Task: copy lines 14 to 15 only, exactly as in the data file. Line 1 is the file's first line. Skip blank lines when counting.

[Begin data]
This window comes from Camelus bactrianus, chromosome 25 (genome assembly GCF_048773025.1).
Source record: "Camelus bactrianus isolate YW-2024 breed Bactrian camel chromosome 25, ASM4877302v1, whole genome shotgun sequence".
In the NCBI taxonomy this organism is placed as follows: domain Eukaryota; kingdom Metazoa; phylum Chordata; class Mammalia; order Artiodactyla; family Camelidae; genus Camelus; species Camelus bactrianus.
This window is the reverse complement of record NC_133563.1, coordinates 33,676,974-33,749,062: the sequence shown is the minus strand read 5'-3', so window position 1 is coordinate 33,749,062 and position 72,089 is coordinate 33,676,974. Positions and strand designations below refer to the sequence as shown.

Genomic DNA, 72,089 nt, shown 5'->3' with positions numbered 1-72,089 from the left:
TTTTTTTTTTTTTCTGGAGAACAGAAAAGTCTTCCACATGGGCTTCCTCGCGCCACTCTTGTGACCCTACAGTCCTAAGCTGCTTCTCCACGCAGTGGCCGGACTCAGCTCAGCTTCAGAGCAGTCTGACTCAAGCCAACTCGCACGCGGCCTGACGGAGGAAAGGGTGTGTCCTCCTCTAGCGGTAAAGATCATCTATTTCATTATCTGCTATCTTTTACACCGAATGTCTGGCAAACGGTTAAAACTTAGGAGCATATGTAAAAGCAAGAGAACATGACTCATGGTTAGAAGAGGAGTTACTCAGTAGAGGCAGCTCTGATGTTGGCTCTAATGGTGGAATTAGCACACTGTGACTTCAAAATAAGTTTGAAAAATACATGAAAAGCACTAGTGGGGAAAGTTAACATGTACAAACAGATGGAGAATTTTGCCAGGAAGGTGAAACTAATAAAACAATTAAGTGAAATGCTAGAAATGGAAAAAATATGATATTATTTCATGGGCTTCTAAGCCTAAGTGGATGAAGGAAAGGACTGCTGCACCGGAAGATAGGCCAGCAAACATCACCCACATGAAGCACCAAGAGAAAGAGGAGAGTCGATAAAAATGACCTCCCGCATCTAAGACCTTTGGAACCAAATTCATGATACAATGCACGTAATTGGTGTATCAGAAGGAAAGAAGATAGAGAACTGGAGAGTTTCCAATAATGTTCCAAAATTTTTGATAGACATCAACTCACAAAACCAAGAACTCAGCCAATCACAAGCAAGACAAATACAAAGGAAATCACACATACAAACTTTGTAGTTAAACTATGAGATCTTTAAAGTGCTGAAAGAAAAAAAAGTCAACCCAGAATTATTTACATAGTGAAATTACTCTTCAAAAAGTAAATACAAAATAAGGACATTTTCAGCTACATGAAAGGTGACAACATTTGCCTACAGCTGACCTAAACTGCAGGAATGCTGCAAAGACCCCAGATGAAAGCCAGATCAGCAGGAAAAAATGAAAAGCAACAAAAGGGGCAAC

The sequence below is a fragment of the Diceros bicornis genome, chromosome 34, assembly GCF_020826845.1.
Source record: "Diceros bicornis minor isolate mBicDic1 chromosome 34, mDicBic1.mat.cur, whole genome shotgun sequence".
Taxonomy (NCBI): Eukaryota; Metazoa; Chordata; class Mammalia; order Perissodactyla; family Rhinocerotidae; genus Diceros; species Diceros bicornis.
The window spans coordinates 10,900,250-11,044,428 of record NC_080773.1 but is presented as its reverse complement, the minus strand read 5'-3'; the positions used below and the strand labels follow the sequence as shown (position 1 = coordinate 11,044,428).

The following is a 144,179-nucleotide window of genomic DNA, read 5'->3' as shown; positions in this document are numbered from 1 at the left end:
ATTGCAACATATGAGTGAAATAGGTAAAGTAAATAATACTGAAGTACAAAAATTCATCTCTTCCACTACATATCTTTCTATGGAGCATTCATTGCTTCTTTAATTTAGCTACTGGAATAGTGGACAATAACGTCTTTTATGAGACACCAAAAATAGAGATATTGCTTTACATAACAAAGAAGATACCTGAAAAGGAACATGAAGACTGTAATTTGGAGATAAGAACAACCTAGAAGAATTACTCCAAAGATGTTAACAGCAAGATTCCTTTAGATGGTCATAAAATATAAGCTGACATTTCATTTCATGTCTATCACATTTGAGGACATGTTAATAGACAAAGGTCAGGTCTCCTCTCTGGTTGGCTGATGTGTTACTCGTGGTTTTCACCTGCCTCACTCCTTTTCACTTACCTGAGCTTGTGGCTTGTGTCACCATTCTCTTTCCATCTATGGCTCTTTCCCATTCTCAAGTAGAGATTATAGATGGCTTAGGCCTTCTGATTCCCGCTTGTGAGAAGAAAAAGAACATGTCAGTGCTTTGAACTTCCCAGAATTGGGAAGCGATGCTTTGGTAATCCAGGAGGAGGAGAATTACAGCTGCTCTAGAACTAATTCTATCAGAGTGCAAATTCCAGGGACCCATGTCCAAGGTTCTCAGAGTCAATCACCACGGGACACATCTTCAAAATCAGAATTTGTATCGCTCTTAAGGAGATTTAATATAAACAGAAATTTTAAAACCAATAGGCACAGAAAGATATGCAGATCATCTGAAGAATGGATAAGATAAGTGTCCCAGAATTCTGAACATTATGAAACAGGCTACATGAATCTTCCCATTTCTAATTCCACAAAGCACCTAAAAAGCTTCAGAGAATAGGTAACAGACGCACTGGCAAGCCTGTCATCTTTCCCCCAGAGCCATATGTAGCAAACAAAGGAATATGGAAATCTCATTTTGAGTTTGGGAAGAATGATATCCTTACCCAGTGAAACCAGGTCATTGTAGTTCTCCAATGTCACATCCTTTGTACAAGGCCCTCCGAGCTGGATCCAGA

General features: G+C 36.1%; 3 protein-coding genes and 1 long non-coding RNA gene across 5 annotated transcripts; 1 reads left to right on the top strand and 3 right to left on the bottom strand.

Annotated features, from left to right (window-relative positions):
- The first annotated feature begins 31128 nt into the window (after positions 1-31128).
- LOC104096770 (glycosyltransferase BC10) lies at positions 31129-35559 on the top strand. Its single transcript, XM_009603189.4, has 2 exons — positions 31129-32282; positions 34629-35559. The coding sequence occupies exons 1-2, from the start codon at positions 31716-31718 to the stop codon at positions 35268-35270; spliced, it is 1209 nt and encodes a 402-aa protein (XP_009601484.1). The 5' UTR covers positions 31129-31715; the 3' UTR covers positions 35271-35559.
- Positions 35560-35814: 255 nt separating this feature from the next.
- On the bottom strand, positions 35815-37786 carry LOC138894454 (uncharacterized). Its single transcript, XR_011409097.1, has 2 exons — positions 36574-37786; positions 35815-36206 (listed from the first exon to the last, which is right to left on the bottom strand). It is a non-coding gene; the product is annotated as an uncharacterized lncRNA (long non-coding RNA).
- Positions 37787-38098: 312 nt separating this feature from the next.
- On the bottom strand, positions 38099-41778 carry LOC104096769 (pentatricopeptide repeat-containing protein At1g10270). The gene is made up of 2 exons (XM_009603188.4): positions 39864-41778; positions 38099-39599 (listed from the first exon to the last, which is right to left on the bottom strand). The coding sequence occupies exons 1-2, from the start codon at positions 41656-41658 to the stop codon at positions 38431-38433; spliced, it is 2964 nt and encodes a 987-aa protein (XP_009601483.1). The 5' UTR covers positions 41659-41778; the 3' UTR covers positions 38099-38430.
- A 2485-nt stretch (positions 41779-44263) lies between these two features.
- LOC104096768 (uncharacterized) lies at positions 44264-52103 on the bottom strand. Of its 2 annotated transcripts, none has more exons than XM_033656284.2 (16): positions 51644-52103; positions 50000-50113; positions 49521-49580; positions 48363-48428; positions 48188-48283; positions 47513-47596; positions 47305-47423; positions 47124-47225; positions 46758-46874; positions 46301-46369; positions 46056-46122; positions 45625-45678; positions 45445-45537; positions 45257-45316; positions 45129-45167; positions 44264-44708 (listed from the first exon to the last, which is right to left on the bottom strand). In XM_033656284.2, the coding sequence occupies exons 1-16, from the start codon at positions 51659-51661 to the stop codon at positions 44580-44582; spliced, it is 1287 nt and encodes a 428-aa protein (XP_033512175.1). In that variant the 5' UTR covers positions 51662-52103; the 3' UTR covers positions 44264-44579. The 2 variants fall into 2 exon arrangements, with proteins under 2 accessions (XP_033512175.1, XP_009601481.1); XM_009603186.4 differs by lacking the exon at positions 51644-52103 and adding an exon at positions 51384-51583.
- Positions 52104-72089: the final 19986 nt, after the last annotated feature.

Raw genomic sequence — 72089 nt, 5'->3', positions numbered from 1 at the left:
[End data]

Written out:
Annotated features, from left to right (window-relative positions):
- The first annotated feature begins 31128 nt into the window (after positions 1-31128).